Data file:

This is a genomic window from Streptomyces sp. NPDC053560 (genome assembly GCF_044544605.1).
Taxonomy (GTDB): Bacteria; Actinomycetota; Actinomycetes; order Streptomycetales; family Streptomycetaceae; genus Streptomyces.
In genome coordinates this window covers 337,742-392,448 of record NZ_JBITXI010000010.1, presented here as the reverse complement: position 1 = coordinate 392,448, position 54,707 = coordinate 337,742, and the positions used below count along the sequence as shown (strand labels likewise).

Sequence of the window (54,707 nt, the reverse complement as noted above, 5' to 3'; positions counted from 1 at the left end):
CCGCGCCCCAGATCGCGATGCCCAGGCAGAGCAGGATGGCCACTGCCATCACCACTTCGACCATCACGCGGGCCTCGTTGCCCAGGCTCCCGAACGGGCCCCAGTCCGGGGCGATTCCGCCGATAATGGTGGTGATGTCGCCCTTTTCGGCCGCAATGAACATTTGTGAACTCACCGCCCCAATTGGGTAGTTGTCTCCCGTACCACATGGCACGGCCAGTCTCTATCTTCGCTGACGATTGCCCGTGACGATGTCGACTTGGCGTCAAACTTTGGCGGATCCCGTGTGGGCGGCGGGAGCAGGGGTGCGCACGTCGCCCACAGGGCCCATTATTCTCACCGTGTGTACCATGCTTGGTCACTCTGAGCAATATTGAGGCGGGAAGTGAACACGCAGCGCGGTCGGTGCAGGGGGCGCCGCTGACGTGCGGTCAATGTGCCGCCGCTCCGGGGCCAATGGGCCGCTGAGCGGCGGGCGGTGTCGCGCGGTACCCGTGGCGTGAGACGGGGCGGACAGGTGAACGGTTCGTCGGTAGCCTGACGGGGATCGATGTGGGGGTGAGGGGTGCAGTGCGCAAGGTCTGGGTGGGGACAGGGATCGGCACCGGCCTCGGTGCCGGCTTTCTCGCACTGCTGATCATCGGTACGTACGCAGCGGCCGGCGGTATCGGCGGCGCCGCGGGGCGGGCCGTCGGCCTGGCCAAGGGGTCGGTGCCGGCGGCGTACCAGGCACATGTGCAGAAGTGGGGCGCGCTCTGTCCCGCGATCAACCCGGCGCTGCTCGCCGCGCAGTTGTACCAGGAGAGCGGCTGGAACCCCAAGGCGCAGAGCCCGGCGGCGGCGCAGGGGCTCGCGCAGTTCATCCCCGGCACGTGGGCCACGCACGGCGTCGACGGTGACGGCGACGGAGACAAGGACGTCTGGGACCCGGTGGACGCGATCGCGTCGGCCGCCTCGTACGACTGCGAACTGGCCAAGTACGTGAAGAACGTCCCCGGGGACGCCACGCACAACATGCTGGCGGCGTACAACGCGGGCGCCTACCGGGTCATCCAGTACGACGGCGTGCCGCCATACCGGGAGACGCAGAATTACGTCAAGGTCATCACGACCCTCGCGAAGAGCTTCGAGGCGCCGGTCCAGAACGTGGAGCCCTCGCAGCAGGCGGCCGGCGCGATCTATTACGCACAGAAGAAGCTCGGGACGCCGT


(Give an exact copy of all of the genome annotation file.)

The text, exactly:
This is a genomic window from Streptomyces sp. NPDC053560 (genome assembly GCF_044544605.1).
Taxonomy (GTDB): Bacteria; Actinomycetota; Actinomycetes; order Streptomycetales; family Streptomycetaceae; genus Streptomyces.
In genome coordinates this window covers 337,742-392,448 of record NZ_JBITXI010000010.1, presented here as the reverse complement: position 1 = coordinate 392,448, position 54,707 = coordinate 337,742, and the positions used below count along the sequence as shown (strand labels likewise).

Sequence of the window (54,707 nt, the reverse complement as noted above, 5' to 3'; positions counted from 1 at the left end):
CCGCGCCCCAGATCGCGATGCCCAGGCAGAGCAGGATGGCCACTGCCATCACCACTTCGACCATCACGCGGGCCTCGTTGCCCAGGCTCCCGAACGGGCCCCAGTCCGGGGCGATTCCGCCGATAATGGTGGTGATGTCGCCCTTTTCGGCCGCAATGAACATTTGTGAACTCACCGCCCCAATTGGGTAGTTGTCTCCCGTACCACATGGCACGGCCAGTCTCTATCTTCGCTGACGATTGCCCGTGACGATGTCGACTTGGCGTCAAACTTTGGCGGATCCCGTGTGGGCGGCGGGAGCAGGGGTGCGCACGTCGCCCACAGGGCCCATTATTCTCACCGTGTGTACCATGCTTGGTCACTCTGAGCAATATTGAGGCGGGAAGTGAACACGCAGCGCGGTCGGTGCAGGGGGCGCCGCTGACGTGCGGTCAATGTGCCGCCGCTCCGGGGCCAATGGGCCGCTGAGCGGCGGGCGGTGTCGCGCGGTACCCGTGGCGTGAGACGGGGCGGACAGGTGAACGGTTCGTCGGTAGCCTGACGGGGATCGATGTGGGGGTGAGGGGTGCAGTGCGCAAGGTCTGGGTGGGGACAGGGATCGGCACCGGCCTCGGTGCCGGCTTTCTCGCACTGCTGATCATCGGTACGTACGCAGCGGCCGGCGGTATCGGCGGCGCCGCGGGGCGGGCCGTCGGCCTGGCCAAGGGGTCGGTGCCGGCGGCGTACCAGGCACATGTGCAGAAGTGGGGCGCGCTCTGTCCCGCGATCAACCCGGCGCTGCTCGCCGCGCAGTTGTACCAGGAGAGCGGCTGGAACCCCAAGGCGCAGAGCCCGGCGGCGGCGCAGGGGCTCGCGCAGTTCATCCCCGGCACGTGGGCCACGCACGGCGTCGACGGTGACGGCGACGGAGACAAGGACGTCTGGGACCCGGTGGACGCGATCGCGTCGGCCGCCTCGTACGACTGCGAACTGGCCAAGTACGTGAAGAACGTCCCCGGGGACGCCACGCACAACATGCTGGCGGCGTACAACGCGGGCGCCTACCGGGTCATCCAGTACGACGGCGTGCCGCCATACCGGGAGACGCAGAATTACGTCAAGGTCATCACGACCCTCGCGAAGAGCTTCGAGGCGCCGGTCCAGAACGTGGAGCCCTCGCAGCAGGCGGCCGGCGCGATCTATTACGCACAGAAGAAGCTCGGGACGCCGT